10 Networking Tips For Shy Professionals

5 mins

10 Top Tips on how to survive your next networking event…1. Work on your handshake.Ensuring ...

10 Top Tips on how to survive your next networking event…

1. Work on your handshake.

Ensuring you have a strong, confident handshake can be the difference between a confident first impression, and a weak one. Find the perfect balance, too firm and you will seem overconfident and intimidating, too feeble and you will seem timid.

Practice with someone; make your handshake perfect.

2. Watch your body language.

Make sure your body language is consistently confident, strong, and friendly, without coming across too relaxed or bored by the situation.

55% of human communication is non-verbal. What’s your body giving away?

3. Get there early.

There won’t be as many people around, so the environment will be a lot less intimidating.

It’s less overwhelming and gives you a chance to ease yourself into the situation – and get a good spot!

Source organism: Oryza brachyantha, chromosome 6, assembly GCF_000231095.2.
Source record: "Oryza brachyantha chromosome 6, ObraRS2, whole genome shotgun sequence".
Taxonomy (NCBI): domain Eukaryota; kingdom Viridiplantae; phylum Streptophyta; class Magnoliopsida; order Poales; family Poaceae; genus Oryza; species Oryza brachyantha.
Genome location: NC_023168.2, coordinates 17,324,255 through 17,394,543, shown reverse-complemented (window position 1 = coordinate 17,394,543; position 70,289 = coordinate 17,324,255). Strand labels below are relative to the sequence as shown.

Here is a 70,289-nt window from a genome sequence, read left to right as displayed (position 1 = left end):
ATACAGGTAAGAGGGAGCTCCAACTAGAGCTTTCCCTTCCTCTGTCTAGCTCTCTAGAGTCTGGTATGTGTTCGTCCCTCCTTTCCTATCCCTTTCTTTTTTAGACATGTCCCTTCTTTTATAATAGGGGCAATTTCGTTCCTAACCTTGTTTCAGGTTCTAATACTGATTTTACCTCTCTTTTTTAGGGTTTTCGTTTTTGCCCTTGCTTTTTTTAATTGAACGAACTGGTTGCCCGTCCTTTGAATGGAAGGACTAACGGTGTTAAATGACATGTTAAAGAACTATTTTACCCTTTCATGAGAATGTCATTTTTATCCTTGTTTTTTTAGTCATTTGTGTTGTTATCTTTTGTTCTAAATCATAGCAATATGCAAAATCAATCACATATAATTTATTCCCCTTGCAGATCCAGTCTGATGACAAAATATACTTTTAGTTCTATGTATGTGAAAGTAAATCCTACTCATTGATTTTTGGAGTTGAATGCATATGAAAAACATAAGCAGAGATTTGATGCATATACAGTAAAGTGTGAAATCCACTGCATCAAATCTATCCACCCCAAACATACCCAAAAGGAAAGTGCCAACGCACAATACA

4. Practice your USP (Unique Selling Pont).

You need to mention:

  • Your company.
  • Your clients.
  • What you do.
  • Why you’re so good at it.
  • What your future goals are.

5. Be yourself.

Be human and be friendly – people want to know that they’re talking to someone just like them, who they can build a (working) relationship with, and who isn’t irritating and arrogant.

6. You can talk about different things.

You don’t have to spend the entire time talking about work – if a conversation progresses onto a more fun/ personal topic then that’s absolutely fine.

This is a sign that you and that person are bonding and they’re much more likely to remember you.

8. Make notes.

After you’ve met a valuable acquaintance, jot some notes down about them, what they do, and roughly the kind of conversation you had – this will help for future communication.

You can pick up a lot of business cards at these events and it’s harder than you think to remember everyone!

9. Follow up with your connections.

Connect with people on LinkedIn as well as popping across an email to follow up on any queries or conversations you might have had.

10. Give and take.

Consider sharing resources, advice, customers, and other contacts if necessary.

People will always be thinking about the ‘what’s in it for me’ factor – nothing comes for free in business.

Four Seasons Recruitment
Site by Venn